Aleksandra Vojneska Zikova, President of the North Macedonia Athletics Federation (© European Athletics)
Even though North Macedonia has only existed as an independent country since 1991 – and has used its current name internationally only since 2018 – the athletics federation celebrated its centenary this year.
In 1920, what is now modern day North Macedonia was part of what was then named the Kingdom of Serbs, Croats and Slovenes, an entity created out of the upheavals of two Balkan Wars, World War I and the disintegration of the Ottoman Empire during the second decade of the 20th century.
In such a climate, the opportunity to organise athletics competitions in the conventional sense were very limited but informal activities certainly did take place in the towns and villages.
The North Macedonian athletics historian Miroslav Boskovic has noted that the first competition for which reliable data still exists was a 500m race in 1924 held in the streets of what is now the country’s capital Skopje and which featured competitors from three local clubs.
Slowly, athletics started to take a foothold over the following 20 years and competitions continued to be held during World War II despite occupation by the Axis powers.
After the end of World War II, with Macedonia now incorporated into Yugoslavia, an improvement in physical culture became part of government policy and athletics quickly became a popular sport.
Bare feet but big crowds
Sports clubs in all the major towns and cities across Macedonia created specific athletics sections and, as Boskovic notes: “Athletic competitions in the post-war years were massively watched by the citizens, some of them had audiences of five or six thousand.”
Despite the growing enthusiasm, performances were still modest, no doubt more than in part because of the rudimentary facilities, a lack of equipment and proper apparel – athletes wearing spikes or even canvas training shoes were far from the norm – and little opportunity to train properly in a region still recovering from the ravages of the global conflict, with competitions often being held in meadows rather than stadia.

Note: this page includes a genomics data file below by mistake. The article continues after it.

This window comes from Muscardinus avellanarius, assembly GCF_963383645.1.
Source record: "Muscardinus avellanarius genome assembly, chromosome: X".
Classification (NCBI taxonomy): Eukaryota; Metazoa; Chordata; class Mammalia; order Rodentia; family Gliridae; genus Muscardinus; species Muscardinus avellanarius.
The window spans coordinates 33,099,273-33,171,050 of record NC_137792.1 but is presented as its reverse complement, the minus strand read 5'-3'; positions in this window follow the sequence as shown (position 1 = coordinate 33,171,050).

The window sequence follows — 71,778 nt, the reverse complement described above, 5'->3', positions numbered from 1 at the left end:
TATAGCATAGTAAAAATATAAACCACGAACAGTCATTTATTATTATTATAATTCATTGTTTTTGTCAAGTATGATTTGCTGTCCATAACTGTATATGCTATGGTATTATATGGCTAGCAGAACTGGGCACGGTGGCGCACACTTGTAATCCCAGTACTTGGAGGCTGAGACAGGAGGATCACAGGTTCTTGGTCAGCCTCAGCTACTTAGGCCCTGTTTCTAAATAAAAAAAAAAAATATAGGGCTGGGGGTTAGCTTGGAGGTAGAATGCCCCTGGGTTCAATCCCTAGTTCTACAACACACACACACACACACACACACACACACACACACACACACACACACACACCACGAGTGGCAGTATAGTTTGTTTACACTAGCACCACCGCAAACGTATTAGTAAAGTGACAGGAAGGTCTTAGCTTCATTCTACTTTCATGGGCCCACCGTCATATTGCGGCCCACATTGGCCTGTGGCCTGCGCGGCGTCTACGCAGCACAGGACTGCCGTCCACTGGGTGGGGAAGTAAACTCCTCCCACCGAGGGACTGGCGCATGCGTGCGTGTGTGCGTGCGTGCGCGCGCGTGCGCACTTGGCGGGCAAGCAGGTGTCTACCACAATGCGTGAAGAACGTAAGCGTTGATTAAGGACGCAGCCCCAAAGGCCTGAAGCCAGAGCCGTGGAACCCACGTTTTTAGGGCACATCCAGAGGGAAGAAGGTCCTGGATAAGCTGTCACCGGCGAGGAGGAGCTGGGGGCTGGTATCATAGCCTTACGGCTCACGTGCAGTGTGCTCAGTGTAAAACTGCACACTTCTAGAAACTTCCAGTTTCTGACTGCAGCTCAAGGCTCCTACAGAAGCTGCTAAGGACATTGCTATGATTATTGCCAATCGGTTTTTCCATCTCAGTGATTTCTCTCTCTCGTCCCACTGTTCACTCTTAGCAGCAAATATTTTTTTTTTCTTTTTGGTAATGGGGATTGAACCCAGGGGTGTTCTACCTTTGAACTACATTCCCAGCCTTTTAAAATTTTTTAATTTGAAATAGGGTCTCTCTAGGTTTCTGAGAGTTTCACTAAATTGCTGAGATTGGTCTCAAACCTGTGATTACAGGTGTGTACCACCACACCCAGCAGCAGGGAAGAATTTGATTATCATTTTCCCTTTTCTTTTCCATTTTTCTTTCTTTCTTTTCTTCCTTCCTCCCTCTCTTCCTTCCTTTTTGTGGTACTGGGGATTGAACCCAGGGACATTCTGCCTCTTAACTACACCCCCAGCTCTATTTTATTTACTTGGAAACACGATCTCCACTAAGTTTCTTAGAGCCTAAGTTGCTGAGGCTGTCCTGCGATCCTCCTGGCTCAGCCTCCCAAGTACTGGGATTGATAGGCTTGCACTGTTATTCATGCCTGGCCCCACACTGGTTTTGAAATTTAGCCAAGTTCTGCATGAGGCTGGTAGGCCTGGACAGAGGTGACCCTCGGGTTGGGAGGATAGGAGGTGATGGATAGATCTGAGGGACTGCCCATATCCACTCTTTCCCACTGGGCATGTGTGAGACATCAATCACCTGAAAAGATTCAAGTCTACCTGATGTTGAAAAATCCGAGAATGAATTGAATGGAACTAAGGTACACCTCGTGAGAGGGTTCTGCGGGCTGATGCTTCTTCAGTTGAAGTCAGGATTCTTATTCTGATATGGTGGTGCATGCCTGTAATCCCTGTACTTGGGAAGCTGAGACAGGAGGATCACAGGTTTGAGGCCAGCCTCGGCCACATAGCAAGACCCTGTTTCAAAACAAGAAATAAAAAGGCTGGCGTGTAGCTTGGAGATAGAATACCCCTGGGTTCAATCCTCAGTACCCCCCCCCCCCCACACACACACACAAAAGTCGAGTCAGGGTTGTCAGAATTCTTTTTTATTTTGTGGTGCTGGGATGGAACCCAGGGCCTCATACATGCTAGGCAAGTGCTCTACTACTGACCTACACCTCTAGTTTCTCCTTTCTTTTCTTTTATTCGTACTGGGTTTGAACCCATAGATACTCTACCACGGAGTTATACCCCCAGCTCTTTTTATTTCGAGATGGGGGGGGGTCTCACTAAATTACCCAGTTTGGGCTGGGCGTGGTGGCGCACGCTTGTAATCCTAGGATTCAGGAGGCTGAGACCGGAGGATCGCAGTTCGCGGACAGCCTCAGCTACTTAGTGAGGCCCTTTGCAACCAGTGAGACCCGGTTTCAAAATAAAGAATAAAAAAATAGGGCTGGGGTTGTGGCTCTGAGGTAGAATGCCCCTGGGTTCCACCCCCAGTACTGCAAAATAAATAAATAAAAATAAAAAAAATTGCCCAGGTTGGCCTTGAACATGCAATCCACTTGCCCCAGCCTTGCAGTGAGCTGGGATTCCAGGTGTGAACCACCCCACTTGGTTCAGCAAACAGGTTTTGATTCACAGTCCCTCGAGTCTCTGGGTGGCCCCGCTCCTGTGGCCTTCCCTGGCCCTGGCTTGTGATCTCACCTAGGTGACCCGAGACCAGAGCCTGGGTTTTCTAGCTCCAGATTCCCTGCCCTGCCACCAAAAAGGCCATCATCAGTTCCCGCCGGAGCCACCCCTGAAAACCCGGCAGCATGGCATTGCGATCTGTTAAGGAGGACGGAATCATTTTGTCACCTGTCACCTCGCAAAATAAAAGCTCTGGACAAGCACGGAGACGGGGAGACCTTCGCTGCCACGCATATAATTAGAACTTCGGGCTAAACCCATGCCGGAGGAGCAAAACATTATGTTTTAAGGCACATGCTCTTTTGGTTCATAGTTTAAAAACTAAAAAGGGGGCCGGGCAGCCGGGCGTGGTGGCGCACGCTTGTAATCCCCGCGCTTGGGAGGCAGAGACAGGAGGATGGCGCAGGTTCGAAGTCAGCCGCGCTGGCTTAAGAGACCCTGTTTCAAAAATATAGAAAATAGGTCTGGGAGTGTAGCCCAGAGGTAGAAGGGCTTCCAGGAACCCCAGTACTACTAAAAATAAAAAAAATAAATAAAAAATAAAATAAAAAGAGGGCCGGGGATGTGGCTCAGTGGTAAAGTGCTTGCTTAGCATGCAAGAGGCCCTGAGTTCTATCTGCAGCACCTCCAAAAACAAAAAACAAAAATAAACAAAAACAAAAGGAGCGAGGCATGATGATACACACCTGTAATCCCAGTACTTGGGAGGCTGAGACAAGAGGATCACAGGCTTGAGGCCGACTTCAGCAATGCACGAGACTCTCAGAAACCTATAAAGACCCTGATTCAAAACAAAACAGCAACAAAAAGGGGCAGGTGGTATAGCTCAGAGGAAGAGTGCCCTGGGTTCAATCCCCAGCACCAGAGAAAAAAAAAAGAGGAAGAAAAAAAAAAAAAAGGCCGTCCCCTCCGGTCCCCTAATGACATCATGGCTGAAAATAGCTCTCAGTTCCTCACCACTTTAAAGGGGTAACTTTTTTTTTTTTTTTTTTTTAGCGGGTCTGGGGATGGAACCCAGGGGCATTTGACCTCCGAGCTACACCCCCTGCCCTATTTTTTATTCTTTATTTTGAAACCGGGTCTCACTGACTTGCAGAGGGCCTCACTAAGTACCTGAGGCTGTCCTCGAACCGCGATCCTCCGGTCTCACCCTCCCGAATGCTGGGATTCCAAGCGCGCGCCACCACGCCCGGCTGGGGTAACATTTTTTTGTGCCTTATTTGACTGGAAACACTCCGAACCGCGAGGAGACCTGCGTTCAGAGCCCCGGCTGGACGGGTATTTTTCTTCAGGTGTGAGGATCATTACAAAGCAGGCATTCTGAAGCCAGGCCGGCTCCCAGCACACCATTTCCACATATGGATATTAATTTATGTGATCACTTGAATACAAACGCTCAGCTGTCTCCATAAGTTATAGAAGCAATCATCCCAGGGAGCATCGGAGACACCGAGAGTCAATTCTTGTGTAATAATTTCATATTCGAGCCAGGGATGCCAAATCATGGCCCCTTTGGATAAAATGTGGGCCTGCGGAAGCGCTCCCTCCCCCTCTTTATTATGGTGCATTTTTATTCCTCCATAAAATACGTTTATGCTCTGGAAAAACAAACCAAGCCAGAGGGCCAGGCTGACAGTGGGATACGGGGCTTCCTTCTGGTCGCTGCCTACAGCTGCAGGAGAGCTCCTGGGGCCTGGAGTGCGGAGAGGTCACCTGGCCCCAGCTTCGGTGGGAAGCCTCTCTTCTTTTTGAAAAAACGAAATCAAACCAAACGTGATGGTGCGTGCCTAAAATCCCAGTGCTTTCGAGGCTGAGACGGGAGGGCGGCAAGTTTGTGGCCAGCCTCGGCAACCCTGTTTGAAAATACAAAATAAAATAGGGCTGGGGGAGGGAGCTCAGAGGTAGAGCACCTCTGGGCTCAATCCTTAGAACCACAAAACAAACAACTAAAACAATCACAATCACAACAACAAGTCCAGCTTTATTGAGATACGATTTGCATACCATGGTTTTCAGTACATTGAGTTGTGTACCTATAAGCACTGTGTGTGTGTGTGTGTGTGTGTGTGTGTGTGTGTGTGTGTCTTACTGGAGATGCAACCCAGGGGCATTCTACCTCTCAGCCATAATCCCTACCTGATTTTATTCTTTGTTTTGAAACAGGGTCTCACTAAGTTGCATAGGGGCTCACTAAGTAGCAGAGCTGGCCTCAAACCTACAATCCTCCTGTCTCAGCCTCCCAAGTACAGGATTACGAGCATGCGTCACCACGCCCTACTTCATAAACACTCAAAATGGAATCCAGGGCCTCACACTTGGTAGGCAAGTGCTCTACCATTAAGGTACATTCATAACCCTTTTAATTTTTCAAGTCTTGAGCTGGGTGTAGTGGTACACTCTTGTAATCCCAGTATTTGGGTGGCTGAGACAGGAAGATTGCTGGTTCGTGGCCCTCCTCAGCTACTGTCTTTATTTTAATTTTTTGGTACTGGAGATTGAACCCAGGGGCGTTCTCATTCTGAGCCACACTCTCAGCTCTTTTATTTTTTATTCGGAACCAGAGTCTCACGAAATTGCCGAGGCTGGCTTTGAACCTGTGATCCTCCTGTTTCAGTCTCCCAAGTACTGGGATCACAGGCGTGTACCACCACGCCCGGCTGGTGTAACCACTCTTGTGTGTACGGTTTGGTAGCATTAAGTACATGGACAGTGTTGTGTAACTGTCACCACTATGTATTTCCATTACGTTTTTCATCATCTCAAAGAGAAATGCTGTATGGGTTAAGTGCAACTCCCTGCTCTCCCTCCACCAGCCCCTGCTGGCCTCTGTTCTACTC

“On August 21, 1946, the city championship of Skopje was held where several good results were achieved: in the 100 metres race the best was Slavko Matovski with a result of 11.8. The best in 1500m was Lazo Milosevski with a result of 4:51,” writes Boskovic in one of his many erudite essays.
By comparison, the slowest competitors in those events at the European Athletics Championships in Oslo a few days later were 11.2 and 4:10.8 respectively.
Nevertheless, performances did steadily improve and the period between 1947 and 1954 also saw inter-republic matches between Macedonia, Serbia, Bosnia and Herzegovina and Montenegro.
Milosevski makes his mark
The versatile Milosevski soon found he had greater prowess over shorter distances and became the first Macedonian to go under 50 seconds for one lap of the track. In 1947, he was part of the Yugoslav 4x400m team that won at the Balkan and Central European Games in Bucharest and he also went on to win Yugoslav titles in the 200m and 400m.
At the 1950 European Athletics Championships in Brussels, he became the first Macedonian athlete to participate at the European Athletics Championships.
Milosevski went on to also find fame as a sports journalist and the annual Memorial Meeting Lazo Milosevski inaugurated in 1965, North Macedonia’s premier one-day meeting, is named after him.